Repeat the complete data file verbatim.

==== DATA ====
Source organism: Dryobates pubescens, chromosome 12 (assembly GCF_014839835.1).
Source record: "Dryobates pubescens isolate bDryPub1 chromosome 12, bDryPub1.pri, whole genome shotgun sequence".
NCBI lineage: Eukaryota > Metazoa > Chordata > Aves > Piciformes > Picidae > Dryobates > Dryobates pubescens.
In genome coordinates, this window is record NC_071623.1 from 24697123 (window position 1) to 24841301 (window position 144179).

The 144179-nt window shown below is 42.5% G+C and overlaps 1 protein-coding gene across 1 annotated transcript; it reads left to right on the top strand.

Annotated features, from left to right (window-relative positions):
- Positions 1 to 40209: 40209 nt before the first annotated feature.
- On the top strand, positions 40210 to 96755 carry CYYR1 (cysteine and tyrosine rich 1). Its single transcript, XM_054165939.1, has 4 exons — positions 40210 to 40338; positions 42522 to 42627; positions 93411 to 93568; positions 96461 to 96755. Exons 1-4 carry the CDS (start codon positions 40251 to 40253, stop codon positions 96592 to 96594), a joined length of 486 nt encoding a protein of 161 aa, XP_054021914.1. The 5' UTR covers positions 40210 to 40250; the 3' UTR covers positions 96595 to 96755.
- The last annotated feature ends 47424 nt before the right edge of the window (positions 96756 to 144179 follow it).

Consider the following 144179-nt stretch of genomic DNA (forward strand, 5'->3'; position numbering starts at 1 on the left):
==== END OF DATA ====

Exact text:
Source organism: Dryobates pubescens, chromosome 12 (assembly GCF_014839835.1).
Source record: "Dryobates pubescens isolate bDryPub1 chromosome 12, bDryPub1.pri, whole genome shotgun sequence".
NCBI lineage: Eukaryota > Metazoa > Chordata > Aves > Piciformes > Picidae > Dryobates > Dryobates pubescens.
In genome coordinates, this window is record NC_071623.1 from 24697123 (window position 1) to 24841301 (window position 144179).

The 144179-nt window shown below is 42.5% G+C and overlaps 1 protein-coding gene across 1 annotated transcript; it reads left to right on the top strand.

Annotated features, from left to right (window-relative positions):
- Positions 1 to 40209: 40209 nt before the first annotated feature.
- On the top strand, positions 40210 to 96755 carry CYYR1 (cysteine and tyrosine rich 1). Its single transcript, XM_054165939.1, has 4 exons — positions 40210 to 40338; positions 42522 to 42627; positions 93411 to 93568; positions 96461 to 96755. Exons 1-4 carry the CDS (start codon positions 40251 to 40253, stop codon positions 96592 to 96594), a joined length of 486 nt encoding a protein of 161 aa, XP_054021914.1. The 5' UTR covers positions 40210 to 40250; the 3' UTR covers positions 96595 to 96755.
- The last annotated feature ends 47424 nt before the right edge of the window (positions 96756 to 144179 follow it).

Consider the following 144179-nt stretch of genomic DNA (forward strand, 5'->3'; position numbering starts at 1 on the left):